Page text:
Of course, then there are the other sports - UConn Huskies Basketball (Men's games), and NCAA special weeks as we grow closer to the tournament. And during the NCAA tournament - these games trump all sports just because of the excitement of the games.

Since we moved out of taxville, I decided that it was high time to get ourselves a DVR box so I could have even more flexibility with my television viewing. For the longest time, I thought having a DVR would be a waste of money (cable prices are already outrageous) since it was hardly a necessity, and that it would promote more timewasting (after all if you missed your show, you probably were doing something more important than sitting in front of the tv anyway). But I was also aggravated by the fact that if you missed something you really wanted to watch, it wouldn't be repeated for a long time to come, or perhaps never repeated. And if it was a series, missing an episode of a show is a bummer. My biggest beef with networks is that they don't replay shows late at night on the same night. I think this is a classic mistake.

But instead of being a waste of time, I've found it's added some value to my quality of life. Of course, you have to program it, but I've taken to setting it up to record shows I may or may not be around for, just in case plans change. It's not like I really altered my schedule to be home to watch certain programming, but now I just don't even give it any thought at all.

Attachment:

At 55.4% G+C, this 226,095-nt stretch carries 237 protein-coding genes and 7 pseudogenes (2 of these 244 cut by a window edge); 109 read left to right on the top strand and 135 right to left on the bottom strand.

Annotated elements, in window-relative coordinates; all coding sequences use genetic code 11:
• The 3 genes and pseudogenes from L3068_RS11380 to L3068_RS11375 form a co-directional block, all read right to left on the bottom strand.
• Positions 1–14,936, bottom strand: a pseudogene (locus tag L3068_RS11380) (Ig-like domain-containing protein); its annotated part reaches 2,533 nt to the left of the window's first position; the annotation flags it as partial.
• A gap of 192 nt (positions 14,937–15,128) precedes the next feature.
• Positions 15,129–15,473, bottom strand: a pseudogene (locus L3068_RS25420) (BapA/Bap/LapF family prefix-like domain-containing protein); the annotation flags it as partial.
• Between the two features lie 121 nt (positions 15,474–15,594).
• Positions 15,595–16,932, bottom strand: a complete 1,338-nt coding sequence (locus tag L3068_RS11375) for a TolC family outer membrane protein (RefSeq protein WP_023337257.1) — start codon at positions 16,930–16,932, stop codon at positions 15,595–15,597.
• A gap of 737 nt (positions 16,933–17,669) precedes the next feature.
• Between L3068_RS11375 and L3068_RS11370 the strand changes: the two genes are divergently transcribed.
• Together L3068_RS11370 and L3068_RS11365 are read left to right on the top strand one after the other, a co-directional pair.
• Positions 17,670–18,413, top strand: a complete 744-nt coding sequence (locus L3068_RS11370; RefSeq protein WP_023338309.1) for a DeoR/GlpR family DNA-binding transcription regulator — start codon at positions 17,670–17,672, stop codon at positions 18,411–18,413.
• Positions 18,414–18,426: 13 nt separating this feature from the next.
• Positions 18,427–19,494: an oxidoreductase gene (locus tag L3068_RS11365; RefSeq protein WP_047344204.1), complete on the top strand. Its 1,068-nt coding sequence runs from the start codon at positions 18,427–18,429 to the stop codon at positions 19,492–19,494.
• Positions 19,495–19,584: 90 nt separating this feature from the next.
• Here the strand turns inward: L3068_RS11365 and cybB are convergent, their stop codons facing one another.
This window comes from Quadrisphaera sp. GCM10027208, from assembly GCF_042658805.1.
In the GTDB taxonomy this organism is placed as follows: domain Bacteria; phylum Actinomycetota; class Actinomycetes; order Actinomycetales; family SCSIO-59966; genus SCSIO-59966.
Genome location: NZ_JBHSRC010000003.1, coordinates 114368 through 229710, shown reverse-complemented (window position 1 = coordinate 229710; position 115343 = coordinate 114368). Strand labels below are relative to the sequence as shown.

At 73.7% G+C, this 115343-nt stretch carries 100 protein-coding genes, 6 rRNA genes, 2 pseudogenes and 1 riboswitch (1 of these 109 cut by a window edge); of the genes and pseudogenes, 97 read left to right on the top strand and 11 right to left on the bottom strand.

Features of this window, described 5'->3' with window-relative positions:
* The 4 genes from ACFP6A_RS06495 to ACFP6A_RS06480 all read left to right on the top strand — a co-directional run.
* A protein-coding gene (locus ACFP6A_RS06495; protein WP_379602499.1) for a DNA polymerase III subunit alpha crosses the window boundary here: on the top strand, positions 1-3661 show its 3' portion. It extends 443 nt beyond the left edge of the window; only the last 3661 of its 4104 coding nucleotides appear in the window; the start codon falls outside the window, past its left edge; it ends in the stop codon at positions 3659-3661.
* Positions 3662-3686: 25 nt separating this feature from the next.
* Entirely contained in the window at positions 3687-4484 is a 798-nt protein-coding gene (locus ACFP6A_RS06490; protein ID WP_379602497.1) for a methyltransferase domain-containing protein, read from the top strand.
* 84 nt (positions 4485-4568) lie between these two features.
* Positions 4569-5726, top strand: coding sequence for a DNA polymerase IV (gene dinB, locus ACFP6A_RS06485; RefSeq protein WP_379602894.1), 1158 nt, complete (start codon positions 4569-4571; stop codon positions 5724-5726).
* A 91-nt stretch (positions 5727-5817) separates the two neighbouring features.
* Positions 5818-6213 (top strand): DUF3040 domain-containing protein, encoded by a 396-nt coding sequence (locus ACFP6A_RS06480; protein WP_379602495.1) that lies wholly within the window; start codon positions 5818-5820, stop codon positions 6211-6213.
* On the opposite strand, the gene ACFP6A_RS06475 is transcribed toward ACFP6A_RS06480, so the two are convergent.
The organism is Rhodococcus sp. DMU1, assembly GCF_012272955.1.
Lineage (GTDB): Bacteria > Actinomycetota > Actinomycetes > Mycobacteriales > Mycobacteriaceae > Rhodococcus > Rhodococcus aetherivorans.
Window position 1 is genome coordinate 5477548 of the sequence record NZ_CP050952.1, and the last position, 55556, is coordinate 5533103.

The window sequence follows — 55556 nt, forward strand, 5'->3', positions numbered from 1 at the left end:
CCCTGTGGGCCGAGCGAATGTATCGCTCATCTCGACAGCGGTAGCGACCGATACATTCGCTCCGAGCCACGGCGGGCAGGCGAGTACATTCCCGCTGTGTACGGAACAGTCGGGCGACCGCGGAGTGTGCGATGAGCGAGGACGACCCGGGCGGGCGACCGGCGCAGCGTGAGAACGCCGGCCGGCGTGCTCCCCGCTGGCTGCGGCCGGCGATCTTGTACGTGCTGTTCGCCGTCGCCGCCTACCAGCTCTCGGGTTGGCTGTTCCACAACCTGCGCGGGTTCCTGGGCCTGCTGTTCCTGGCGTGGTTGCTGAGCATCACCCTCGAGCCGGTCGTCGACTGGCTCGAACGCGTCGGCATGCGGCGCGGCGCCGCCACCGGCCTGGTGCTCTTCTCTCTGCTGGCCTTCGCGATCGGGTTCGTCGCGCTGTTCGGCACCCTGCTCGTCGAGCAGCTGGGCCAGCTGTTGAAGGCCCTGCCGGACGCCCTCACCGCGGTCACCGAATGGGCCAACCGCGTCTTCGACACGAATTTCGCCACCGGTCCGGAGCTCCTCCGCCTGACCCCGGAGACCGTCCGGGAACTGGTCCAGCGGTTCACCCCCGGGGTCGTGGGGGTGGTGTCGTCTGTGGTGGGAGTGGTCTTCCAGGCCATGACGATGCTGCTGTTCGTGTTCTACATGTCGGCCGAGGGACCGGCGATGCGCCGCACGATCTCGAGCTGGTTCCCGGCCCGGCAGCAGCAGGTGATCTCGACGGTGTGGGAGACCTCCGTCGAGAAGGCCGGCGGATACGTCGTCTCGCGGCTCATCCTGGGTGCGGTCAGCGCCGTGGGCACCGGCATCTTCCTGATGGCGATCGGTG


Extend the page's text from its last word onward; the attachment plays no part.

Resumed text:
So to start with - the biggest source of aggravation for me was missing a majority of English Premier League games over the weekend, or the occassional game played during the week - which may be live but would also be played based on British schedules (Greenwich Mean Time), and now I could care less - I just queue up the DVR and go about my business. And it someone is faking injury on the pitch, or the game is lagging, I can easily fast forward through the baloney.

And since I'm usually exhausted by 10 pm on a Friday night, I now record Most Haunted so I can crash early after a long week. Then there is all the other programming that I might take interest in that might be worth viewing in my spare time - shows on travel, history or the occassional movie.

As for the price, I would agree that the cable company tends to have us by the balls since the cost is outrageous, and there are few other options around. It's not a monopoly, but with so few choices, it might as well be. The pluses and minuses of each, and the relative cost by comparison put all the options at about or nearly the same - after all the sign up freebies are over. And I think that the cable company would really have to do something ominously hateful for my wife to allow us to put a huge DEATH STAR looking radar dish on the side of our house.

So now life is good. I'm typing, drinking coffee, and watching yesterday's Derby v Tottenham game while everyone else is sleeping in. Ha!